Fans of artisanal sausage, grass-fed ground beef, and steak tartare might believe the only way to enjoy these delicacies is to procure them from the local butcher shop, gourmet grocery store, or farmer’s market. But you can make them of all and more at home with a meat grinder.
Either via a manual crank or an electric motor, these gadgets employ a hopper, auger, and blades to turn meat (and fish) from larger cuts into a fine or coarse grind. Many also have the capability to extrude ground meat into casings for sausages or kibbeh, such as our best overall pick the STX International Turboforce 3000 Series Electric Meat Grinder.
We researched the features that carnivores crave including power, throughput, blades, accessories, and cleanup. We’ve also provided options for grill masters looking to cook the best burger and hunters who want to turn their trophy into dinner.
Sink your teeth into the freshest meal possible with the best meat grinders.
STX International Turboforce Classic 3000 Series Electric Meat Grinder & Sausage Stuffer
A hefty motor, sleek design, and thoughtful accessories make this appliance our pick for the best meat grinder for heavy-duty home use.
The 3000-watt motor has a #12 polished aluminum food grade grinding head with a meat hopper, three 304-grade stainless steel cutting blades, three grinding plates (fine, coarse, and medium), a sausage stuffing plate, three sizes of sausage stuffing tubes, a kibbeh-making attachment, and an ergonomic meat pusher/stuffer that uses the palm of your hand. The manufacturer has even included two combination meat shredder/holder claws as well as a burger press and wax transfer sheets to make perfectly shaped patties.
The high-volume meat hopper holds more than three pounds of meat; that coupled with an auger with AVI (Advanced Variable Intake) Technology and large hopper opening mean you can deftly grind larger cuts of meat up to a maximum of 240 pounds of meat per hour. There are three speeds along with a stop and reset switch, and all six parts of the grinder assembly are easily cleaned by hand. The Turboforce is everything you could want in a home meat grinder.
Price at time of publish: $160
Dimensions (LxWxH) : 16 x 7.5 x 14 inches | Weight: 14 pounds
Huanyu Manual Meat Grinder
Don’t let the fact that this grinder is operated by hand fool you: It’s extremely powerful, not to mention a gleamingly handsome-looking appliance on your kitchen counter. It’s constructed with both 304 and 3cr13 stainless steel, meaning it’s durable and rust-resistant for decades to come.
Install the 4.5-millimeter or 8-millimeter round meat plate and cross knife to fine grind and crush different types of meats, or use the nozzle to stuff pork, chicken, beef, or duck sausage. The machine touts a strong suction cup on the base as well as a stainless-steel table clamp so it stays put during operation, which is quiet and smooth.
The grinder comes with a plastic funnel and pushrod to add ingredients, and a cleaning brush to remove small particles. All parts easily disassemble so cleanup is a breeze, either by hand or in the dishwasher.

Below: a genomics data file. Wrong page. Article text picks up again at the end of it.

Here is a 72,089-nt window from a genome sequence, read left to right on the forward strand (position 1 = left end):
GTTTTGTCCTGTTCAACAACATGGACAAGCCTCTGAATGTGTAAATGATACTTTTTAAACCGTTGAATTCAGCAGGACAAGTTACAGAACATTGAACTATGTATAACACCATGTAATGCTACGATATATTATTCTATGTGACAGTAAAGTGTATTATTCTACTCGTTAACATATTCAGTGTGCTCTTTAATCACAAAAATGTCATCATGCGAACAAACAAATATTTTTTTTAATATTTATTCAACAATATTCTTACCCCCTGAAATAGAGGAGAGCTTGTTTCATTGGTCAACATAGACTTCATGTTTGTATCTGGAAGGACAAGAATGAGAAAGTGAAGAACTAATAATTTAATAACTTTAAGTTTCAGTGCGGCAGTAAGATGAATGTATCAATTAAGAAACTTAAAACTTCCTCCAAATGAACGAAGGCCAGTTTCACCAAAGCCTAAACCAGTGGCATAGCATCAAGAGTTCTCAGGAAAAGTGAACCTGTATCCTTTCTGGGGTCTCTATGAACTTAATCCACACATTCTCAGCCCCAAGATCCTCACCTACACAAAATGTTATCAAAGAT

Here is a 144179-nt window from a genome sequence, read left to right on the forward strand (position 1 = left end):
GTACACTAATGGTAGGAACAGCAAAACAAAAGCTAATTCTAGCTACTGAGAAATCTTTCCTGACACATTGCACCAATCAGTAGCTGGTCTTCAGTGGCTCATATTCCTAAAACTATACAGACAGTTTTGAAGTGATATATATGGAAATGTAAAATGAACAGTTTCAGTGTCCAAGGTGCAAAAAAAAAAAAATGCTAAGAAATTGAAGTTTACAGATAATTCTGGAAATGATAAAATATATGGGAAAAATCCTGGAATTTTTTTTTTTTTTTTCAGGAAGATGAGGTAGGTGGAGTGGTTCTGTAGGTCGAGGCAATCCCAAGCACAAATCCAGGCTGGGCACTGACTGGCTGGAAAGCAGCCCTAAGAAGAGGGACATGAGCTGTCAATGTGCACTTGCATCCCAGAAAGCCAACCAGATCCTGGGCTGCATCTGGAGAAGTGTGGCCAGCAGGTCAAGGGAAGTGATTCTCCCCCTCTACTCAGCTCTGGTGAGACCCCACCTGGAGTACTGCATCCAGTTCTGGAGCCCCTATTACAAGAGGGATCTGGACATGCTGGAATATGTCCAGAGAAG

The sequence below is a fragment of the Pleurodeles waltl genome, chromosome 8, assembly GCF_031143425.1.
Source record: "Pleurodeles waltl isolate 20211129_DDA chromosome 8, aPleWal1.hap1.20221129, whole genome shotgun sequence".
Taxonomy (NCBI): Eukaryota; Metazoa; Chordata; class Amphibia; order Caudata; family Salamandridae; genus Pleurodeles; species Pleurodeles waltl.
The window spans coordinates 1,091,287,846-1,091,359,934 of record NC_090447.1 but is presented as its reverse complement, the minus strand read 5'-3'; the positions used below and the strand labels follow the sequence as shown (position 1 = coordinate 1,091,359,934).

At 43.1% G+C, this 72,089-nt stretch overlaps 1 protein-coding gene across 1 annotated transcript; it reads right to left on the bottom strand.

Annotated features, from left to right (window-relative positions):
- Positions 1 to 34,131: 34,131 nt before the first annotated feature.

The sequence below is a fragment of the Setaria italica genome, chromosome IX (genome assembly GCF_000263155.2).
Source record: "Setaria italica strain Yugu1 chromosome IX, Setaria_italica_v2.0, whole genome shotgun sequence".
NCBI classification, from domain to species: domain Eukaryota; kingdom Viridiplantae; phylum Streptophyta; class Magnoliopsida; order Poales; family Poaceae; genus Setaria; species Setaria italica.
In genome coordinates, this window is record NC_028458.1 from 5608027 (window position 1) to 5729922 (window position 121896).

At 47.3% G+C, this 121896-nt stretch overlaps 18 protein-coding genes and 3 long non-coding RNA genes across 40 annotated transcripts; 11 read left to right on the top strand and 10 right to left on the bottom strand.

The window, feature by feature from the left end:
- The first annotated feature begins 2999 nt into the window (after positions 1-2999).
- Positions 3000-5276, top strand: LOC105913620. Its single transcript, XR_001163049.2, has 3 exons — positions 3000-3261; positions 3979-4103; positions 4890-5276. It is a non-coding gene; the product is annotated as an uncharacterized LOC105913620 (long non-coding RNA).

Price at time of publish: $129
Dimensions (LxWxH) : 10.6 x 7.7 x 6.9 inches | Weight: 7.1 pounds
Aobosi 3-in-1 Meat Mincer and Sausage Stuffer
When selecting a meat grinder that runs on electricity rather than by hand-cranking, a powerful motor is important. This model comes with a 1200-watt pure copper motor that’s fast and easy to use, and an auger that slowly grinds the meat in a spiral to lock in texture and flavor.
Included are three different stainless steel cutting blades (fine, medium, and coarse), a sausage kit, and an attachment to make kibbeh, the hollow sausages filled with stuffings popular in Mediterranean cuisine.
The grinder is equipped with a dual safety switch that only starts the machine when both switches are in the on position, and a safety circuit breaker that shuts it off if it overheats; it also has a reverse button to remove stuck food. All parts are removable for easy cleaning by hand.
Price at time of publish: $100
Dimensions (LxWxH) : 12.2 x 6.7 x 15 inches | Weight: 7.1 pounds
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Best for Burgers
BBday Electric Meat Grinder
If you are really into making your own juicy burgers to throw on the grill and load up with your favorite toppings, you’ll want a grinder that can process beef or turkey to the perfect patty-worthy consistency. This one comes with three meat plates: one for meatballs, another for meat paste, and a third specifically designed for burgers.
The 1200-watt all-copper motor is strong yet quiet, capable of producing 3 pounds of minced meat per minute—perfect for a backyard barbecue or cookout—and a reverse button helps remove unstuck food if you add too much or the meat is a bit thick or tough.
When you want to expand beyond burgers, it also has a set of three kibbeh and sausage attachments as well as a food pusher. All parts disassemble and hand-washing is recommended.
Price at time of publish: $63
Dimensions (LxWxH) : 16.5 x 9.9 x 8.3 inches | Weight: 7.4 pounds
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Best for Game
LEM 12 Big Bite Electric Meat Grinder